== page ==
Critics argue that while pyruvate may be effective for weight loss, the amount required is too high (30 grams a day) to be safe for daily consumption. Recent studies have shown effectiveness using only six grams of pyruvate a day.
Although there is disagreement, I have found that eight grams of pyruvate divided over three doses works well for me, especially when I am taking CLA and L-carnitine. Higher doses can be irritating to the stomach.
Thermogenesis is the process by which the body generates heat, or energy, by increasing the metabolic rate above normal. This rise in the body’s basal metabolic rate (BMR) is often referred to as the “thermogenic effect”. Thermogenesis is activated by a variety of different mechanisms, most notably exercise, exposure to cold (body heat rises through shivering response), through good nutrition and through including supplements.
Regarding thermogenic supplements, unfortunately the only supplement I believe truly issues a real thermogenic response is ephedra. Ephedra increases the heart rate and strongly stimulate the nervous system to release catecholamines, which stimulate fat cells to break down.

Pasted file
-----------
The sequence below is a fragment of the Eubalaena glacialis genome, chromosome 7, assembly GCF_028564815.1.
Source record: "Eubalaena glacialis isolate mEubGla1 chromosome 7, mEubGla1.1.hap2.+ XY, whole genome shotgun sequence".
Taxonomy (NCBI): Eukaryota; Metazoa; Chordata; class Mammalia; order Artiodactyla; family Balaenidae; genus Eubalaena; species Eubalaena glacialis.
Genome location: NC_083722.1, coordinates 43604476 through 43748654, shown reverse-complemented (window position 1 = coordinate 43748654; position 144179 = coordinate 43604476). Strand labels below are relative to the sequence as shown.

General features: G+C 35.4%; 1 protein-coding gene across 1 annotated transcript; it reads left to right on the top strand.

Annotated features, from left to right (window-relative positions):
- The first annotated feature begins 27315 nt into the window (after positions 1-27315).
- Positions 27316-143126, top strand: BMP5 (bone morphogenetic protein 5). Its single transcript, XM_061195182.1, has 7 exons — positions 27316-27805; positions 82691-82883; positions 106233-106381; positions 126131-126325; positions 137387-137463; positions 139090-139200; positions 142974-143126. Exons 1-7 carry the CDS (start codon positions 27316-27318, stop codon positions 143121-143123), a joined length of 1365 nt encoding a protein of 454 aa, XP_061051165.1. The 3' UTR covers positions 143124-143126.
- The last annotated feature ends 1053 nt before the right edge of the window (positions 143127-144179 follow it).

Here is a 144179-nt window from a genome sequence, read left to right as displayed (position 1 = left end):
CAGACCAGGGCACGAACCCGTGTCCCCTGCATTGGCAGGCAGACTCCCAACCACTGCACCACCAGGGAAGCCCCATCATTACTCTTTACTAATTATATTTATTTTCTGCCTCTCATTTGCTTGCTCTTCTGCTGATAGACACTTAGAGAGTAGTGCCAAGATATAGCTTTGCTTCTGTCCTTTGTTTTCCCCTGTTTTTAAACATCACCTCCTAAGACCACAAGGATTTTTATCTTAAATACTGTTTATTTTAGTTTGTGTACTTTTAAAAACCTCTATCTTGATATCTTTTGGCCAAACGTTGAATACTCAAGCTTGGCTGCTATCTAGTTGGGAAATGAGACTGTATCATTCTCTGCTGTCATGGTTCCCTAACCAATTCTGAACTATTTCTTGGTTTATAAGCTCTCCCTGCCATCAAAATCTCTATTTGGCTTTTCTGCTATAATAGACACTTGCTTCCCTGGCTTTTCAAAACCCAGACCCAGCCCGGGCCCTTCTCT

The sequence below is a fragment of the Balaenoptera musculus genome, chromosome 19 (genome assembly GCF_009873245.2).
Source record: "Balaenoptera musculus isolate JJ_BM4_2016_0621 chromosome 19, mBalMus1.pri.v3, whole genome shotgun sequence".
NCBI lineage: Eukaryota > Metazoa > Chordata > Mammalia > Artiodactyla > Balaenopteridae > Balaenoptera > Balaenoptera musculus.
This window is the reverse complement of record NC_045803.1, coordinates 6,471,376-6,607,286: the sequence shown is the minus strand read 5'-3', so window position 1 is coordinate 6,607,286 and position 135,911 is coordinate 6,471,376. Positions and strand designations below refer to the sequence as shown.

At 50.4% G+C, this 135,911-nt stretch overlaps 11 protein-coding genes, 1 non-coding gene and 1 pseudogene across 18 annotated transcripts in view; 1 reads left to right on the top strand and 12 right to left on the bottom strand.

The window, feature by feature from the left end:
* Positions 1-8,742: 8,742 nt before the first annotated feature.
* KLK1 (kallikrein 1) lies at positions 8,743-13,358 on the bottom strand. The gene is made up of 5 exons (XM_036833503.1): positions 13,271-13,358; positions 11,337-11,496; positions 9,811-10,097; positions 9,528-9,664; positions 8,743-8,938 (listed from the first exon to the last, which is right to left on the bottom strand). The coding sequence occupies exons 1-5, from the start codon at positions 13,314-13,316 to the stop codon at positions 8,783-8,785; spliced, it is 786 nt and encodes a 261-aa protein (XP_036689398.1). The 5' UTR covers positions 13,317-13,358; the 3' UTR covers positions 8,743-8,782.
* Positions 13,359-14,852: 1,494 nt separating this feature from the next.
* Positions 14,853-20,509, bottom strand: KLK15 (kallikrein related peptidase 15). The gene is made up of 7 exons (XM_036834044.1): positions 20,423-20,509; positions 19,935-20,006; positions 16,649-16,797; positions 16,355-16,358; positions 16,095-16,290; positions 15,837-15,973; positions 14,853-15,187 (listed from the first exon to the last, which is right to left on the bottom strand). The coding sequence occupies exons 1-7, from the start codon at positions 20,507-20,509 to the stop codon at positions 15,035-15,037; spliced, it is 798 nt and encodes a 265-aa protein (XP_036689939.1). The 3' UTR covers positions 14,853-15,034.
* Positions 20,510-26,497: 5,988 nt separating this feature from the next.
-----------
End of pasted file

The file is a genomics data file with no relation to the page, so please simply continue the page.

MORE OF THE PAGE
Unfortunately ephedra is no longer available in the US. As far as I have seen, through personal experience and by reviewing scientific studies I do not see any comparable substitute products in terms of effectiveness.
The vitamin companies will tell you differently and hype their “new” ephedra free formulas, and the new “transport systems”.
These “new and improved” products were rushed to the marketing my opinion to replace the revenue lost by the FDA banning of ephedra based products.
As far as the current natural “thermo” products, many of them contain similar ingredients, just in different dosages.